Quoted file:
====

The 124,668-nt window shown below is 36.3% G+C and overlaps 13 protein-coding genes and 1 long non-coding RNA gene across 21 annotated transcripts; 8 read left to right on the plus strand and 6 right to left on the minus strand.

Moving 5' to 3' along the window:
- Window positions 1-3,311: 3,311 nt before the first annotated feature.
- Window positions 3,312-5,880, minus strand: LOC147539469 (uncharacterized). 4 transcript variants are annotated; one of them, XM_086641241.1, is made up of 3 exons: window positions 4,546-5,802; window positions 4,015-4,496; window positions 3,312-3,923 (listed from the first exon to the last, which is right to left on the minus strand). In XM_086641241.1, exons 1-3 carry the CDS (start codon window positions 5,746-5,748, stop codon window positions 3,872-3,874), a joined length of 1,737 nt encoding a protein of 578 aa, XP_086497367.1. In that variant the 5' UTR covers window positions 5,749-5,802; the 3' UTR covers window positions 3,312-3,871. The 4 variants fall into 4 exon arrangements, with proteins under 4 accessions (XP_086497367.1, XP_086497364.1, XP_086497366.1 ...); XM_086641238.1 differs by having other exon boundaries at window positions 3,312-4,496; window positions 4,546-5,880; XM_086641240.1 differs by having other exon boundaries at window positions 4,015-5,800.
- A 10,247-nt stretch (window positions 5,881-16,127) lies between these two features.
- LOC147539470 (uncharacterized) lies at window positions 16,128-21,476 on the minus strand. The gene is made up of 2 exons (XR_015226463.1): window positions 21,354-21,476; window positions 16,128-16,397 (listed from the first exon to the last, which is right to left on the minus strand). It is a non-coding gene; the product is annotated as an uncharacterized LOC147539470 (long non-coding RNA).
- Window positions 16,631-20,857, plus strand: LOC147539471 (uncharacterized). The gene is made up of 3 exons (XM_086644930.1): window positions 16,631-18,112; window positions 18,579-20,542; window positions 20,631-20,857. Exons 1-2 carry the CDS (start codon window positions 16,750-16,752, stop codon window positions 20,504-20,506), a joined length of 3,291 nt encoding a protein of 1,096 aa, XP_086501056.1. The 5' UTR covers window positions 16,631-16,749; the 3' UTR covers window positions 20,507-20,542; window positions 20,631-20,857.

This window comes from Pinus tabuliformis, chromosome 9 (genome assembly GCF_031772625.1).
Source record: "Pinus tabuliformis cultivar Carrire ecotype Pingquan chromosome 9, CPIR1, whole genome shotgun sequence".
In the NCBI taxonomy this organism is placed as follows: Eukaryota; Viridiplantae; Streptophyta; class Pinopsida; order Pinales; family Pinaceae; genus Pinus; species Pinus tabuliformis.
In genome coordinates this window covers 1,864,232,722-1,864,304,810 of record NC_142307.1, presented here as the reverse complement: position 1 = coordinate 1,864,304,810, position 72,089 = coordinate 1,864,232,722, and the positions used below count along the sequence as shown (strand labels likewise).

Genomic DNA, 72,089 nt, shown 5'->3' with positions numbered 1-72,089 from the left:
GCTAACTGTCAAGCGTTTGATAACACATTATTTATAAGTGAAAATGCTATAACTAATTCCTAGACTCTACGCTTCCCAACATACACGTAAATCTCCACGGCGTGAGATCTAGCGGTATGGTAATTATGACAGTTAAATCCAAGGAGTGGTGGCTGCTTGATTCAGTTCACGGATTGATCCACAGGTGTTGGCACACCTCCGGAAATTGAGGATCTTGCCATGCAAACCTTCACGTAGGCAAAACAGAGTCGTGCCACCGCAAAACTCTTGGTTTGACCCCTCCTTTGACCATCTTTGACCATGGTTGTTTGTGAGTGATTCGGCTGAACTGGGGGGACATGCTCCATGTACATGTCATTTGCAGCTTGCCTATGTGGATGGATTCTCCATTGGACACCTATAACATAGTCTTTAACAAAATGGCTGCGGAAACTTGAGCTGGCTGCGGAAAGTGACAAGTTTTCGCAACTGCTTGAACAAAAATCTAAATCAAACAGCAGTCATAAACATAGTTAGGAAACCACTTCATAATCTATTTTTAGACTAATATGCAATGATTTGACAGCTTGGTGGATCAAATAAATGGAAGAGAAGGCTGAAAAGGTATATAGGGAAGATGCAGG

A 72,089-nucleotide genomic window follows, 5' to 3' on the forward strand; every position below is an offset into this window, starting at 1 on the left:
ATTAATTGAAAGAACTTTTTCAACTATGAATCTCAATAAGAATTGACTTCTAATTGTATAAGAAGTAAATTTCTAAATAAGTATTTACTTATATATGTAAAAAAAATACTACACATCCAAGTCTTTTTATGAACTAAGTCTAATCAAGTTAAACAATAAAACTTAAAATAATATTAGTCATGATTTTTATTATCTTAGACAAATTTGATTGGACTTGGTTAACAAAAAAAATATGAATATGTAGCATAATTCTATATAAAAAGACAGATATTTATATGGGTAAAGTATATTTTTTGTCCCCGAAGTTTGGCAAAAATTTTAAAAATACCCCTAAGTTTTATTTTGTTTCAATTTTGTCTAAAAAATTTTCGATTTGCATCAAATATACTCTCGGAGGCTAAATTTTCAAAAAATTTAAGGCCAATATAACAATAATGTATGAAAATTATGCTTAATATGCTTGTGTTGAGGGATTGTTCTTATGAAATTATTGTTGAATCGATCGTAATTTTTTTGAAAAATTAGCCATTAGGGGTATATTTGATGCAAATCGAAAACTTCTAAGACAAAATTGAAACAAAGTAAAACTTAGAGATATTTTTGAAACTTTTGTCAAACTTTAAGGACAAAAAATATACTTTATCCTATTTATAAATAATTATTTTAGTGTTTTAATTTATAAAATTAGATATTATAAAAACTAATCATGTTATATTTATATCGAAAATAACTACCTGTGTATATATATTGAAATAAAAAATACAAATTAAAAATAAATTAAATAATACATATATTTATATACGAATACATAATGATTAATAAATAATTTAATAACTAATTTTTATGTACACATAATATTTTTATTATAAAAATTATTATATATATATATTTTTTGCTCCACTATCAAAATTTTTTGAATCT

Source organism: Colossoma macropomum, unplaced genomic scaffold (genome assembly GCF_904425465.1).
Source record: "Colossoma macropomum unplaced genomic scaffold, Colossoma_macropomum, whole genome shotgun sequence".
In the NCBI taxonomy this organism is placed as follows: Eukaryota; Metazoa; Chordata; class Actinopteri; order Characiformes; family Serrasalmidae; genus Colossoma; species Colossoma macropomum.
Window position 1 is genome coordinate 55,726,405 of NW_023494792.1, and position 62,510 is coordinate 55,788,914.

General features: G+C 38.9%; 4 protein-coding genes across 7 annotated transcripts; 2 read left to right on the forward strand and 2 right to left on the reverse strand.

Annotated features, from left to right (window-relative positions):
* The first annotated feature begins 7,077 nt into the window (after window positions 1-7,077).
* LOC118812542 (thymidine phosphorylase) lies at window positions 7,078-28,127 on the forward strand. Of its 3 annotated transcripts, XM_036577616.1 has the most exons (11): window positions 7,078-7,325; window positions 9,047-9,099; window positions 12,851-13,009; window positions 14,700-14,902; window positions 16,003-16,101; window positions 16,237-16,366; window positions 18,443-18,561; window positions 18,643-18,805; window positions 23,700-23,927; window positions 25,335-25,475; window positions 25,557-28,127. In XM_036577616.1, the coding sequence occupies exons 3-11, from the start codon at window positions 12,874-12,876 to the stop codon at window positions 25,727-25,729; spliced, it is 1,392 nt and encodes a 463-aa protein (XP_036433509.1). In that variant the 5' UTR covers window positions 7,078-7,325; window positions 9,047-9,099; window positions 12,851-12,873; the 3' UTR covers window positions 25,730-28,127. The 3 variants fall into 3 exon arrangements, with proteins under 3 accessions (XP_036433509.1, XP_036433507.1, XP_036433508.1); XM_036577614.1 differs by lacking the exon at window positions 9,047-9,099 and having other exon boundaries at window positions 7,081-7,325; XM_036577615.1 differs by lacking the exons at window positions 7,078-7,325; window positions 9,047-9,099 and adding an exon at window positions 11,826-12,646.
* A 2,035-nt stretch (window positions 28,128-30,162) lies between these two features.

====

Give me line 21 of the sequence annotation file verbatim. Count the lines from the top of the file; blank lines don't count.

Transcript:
Annotated features, from left to right (window-relative positions):